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Justice News

Department of Justice
U.S. Attorney’s Office
Middle District of Pennsylvania

Tuesday, March 29, 2016

Two Inmates At Lewisburg Federal Prison Charged With Assault

SCRANTON - The United States Attorney’s Office for the Middle District of Pennsylvania announced that two inmates at the United States Penitentiary, Lewisburg, Pennsylvania, have been indicted today by a federal grand jury in Scranton for assaulting another inmate with a homemade weapon.  

According to United States Attorney Peter Smith, the superseding indictment charges Kyle Stevens, age 25, and James Sweeney, age 39, with assault with a dangerous weapon and aiding and abetting.  The charges stem from an incident in February 2016 in which Stevens and Sweeney allegedly assaulted another inmate with a sharpened piece of metal commonly known as a “shank.”  The superseding indictment also charges Stevens with possessing contraband in prison.

Stevens was previously indicted by a federal grand jury in July 2016, for assaulting an inmate in February 2015.  The superseding indictment issued today by the grand jury adds the new assault to the previous indictment.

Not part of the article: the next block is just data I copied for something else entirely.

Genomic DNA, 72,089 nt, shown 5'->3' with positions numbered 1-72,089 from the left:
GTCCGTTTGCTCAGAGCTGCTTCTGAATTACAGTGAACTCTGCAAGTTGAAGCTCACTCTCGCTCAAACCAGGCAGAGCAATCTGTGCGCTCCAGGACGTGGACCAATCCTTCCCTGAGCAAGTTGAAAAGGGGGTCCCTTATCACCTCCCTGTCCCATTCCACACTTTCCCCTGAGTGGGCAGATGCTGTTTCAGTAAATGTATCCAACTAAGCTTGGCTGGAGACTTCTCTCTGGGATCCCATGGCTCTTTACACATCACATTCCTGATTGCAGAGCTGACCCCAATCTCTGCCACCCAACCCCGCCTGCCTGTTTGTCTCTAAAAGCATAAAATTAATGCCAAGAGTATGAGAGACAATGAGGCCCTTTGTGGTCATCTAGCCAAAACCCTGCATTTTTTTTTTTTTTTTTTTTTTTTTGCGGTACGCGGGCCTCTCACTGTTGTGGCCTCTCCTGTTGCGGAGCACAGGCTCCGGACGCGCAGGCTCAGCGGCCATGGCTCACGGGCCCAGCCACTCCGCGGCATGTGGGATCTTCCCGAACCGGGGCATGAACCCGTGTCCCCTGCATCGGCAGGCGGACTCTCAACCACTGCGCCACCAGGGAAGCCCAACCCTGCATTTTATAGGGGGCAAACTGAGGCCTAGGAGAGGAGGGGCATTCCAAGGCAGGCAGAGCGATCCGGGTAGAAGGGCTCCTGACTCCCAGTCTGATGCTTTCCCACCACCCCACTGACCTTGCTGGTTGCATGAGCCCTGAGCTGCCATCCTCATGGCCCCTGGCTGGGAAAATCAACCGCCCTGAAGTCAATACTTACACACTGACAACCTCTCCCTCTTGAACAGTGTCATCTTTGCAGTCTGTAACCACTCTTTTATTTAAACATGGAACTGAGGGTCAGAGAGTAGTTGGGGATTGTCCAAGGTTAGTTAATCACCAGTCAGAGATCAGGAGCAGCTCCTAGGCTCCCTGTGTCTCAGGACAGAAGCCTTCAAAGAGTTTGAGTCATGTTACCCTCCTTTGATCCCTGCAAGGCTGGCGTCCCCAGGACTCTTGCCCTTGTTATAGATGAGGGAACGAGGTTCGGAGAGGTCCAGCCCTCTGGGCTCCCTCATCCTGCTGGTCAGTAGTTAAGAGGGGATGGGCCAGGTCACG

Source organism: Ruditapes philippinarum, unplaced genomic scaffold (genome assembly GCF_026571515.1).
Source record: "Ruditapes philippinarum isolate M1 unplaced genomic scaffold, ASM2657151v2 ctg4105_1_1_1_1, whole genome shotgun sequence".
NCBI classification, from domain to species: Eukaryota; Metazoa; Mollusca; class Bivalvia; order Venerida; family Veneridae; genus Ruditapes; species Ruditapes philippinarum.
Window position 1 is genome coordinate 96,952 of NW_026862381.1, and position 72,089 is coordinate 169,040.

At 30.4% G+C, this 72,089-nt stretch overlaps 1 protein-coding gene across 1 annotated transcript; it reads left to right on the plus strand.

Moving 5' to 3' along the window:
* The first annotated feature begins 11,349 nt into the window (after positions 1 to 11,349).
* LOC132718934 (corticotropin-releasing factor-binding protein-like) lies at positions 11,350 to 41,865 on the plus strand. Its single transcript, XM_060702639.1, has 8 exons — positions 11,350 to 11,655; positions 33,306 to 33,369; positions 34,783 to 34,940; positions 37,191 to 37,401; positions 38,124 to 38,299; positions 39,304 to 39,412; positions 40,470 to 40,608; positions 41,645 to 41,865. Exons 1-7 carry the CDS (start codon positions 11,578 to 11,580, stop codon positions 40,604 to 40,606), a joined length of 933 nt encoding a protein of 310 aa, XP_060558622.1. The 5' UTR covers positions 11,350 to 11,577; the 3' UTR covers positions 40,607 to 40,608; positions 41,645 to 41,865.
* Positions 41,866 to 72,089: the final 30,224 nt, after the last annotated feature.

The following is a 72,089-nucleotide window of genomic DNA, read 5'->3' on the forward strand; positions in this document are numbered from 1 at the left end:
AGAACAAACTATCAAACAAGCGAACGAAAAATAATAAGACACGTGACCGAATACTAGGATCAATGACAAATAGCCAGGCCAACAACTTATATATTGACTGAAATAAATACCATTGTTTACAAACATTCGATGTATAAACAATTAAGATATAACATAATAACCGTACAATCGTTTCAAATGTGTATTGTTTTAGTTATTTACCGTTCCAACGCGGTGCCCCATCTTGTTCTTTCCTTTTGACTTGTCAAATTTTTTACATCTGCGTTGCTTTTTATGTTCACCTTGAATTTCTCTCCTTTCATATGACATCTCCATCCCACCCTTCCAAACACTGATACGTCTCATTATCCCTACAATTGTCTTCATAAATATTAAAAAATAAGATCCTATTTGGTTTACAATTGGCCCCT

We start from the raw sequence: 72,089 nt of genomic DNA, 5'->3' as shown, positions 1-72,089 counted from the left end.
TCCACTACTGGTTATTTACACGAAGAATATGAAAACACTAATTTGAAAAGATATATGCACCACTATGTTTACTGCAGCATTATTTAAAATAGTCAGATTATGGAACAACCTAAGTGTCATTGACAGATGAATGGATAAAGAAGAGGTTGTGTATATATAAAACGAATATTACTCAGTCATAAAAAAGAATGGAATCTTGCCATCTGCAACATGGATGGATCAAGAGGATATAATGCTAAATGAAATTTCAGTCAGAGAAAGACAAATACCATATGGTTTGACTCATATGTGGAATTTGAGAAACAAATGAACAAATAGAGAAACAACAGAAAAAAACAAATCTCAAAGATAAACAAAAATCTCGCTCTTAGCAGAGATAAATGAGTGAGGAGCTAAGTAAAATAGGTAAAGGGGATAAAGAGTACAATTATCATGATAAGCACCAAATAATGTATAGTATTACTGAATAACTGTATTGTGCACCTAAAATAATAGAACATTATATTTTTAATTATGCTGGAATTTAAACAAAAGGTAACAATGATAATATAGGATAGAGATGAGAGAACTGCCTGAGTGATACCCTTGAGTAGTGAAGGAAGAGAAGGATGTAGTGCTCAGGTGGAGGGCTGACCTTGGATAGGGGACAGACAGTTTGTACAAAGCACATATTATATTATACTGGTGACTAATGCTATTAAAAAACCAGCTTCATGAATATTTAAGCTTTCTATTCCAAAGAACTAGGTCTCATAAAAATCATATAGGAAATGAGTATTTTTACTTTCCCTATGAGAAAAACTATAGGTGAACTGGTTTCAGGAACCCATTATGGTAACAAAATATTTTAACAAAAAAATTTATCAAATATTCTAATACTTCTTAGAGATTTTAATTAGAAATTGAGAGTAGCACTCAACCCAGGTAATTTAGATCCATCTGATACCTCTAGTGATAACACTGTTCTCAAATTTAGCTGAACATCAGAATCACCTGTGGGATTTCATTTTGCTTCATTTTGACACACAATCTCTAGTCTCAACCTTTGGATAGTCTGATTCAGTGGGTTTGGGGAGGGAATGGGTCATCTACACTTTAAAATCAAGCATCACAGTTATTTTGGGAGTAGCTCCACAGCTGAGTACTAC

The investigations were conducted by the Federal Bureau of Investigation and the Bureau of Prisons Special Investigative Service. Prosecution is assigned to Assistant United States Attorney Robert J. O’Hara.

Indictments and Criminal Informations are only allegations. All persons charged are presumed to be innocent unless and until found guilty in court.

A sentence following a finding of guilt is imposed by the Judge after consideration of the applicable federal sentencing statutes and the Federal Sentencing Guidelines.

The maximum penalty under federal law is 20 years of imprisonment, a term of supervised release following imprisonment, and a fine. Under the Federal Sentencing Guidelines, the Judge is also required to consider and weigh a number of factors, including the nature, circumstances and seriousness of the offense; the history and characteristics of the defendant; and the need to punish the defendant, protect the public and provide for the defendant's educational, vocational and medical needs. For these reasons, the statutory maximum penalty for the offense is not an accurate indicator of the potential sentence for a specific defendant.


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Updated March 29, 2016